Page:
Tonight I finished the most remarkable chapter I’ve encountered thus far in my rereading of The Lord of the Rings: “The Council of Elrond.” I have absolutely no memory of this the first time around, and everything I thought I knew about it going into it was from the movie, The Fellowship of the Ring. I’ve said before that I think Peter Jackson’s movies are terrific. I love them. But in reading The Lord of the Rings, I am beginning to appreciate for the first time the fact that an adaptation is itself an artform distinct from the work being adapted.
In the movie, this chapter is a relative brief and dramatic scene where lots of people argue and Frodo offers to take the Ring into Mordor. In the book, it is something else entirely. While it lacks the dramatic flair of the movie, it fills in so much background, answers so many questions, and yet leaves so much more unanswered and curious. Who or what, or instance, is Tom Bombadil, that the Ring has no power over him? Why can someone like that exist? Tolkien posits many options before deciding the Ring must go back to the fire. We learn about Saruman’s betrayal, but Saruman’s own arguments to Gandalf are not as black and white as they were in the movie.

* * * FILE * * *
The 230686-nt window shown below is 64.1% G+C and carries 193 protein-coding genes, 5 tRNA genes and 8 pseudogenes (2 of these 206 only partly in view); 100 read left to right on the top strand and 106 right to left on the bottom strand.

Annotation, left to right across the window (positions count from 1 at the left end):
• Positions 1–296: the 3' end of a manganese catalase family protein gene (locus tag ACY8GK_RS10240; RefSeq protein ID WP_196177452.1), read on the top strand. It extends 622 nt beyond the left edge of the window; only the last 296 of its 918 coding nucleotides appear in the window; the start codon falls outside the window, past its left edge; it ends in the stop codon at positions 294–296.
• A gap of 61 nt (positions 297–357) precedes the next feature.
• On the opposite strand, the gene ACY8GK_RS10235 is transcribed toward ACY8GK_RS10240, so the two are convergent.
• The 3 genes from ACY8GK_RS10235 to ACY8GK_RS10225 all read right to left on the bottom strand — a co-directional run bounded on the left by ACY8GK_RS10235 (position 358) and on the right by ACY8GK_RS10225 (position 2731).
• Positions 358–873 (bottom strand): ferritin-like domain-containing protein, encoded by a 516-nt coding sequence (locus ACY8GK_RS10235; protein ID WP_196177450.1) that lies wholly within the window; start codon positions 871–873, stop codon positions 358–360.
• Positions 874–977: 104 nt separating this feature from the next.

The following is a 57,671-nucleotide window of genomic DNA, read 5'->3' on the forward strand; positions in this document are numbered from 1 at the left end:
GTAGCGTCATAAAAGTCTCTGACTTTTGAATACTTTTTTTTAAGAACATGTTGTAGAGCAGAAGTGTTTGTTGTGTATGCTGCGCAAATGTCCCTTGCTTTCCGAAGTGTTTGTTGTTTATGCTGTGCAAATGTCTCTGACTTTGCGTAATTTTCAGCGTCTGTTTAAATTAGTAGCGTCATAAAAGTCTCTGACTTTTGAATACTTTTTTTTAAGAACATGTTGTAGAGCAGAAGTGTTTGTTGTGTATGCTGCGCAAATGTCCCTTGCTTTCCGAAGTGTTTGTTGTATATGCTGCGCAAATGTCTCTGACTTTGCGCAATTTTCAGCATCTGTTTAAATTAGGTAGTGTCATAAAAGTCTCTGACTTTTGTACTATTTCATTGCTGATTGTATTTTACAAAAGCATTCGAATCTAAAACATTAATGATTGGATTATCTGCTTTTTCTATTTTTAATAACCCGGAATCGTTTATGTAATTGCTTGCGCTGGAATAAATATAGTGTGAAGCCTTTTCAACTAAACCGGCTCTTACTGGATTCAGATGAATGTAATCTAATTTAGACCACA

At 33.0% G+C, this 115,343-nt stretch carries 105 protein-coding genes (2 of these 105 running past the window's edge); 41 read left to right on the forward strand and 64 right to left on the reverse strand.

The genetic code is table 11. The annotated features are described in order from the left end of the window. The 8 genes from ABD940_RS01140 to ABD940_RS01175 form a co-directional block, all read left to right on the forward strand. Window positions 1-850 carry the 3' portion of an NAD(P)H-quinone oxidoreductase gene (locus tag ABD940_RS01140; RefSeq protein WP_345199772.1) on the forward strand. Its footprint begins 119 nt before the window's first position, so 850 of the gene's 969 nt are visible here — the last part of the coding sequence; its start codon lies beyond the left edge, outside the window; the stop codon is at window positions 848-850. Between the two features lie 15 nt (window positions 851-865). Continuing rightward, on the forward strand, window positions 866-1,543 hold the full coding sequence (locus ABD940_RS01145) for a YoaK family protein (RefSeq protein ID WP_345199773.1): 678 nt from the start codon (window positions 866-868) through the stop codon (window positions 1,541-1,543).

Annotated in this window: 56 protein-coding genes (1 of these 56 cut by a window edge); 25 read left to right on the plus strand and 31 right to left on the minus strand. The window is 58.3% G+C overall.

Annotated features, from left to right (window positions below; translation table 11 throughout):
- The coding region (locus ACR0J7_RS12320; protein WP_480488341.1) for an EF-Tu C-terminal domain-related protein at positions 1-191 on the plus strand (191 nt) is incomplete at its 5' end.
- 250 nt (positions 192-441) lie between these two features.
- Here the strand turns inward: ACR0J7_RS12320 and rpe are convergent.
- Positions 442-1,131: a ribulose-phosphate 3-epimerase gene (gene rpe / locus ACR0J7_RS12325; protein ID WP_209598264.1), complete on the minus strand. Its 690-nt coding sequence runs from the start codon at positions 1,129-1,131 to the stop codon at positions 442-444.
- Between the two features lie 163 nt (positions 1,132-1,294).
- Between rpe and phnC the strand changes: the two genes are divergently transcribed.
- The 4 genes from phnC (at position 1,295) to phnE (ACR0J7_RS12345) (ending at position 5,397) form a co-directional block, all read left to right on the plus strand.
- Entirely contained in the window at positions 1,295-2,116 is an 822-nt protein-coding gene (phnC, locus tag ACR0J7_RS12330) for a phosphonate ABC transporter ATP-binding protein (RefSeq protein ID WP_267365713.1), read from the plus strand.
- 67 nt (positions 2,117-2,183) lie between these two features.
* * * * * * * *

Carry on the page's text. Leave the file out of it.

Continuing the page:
As a 10-year old reading that chapter, I might have been bored, simply for lack of experience in the depth of what was going on, but this evening, I couldn’t put it down. I read it slowly and carefully and breathlessly. It is my favorite chapter thus far.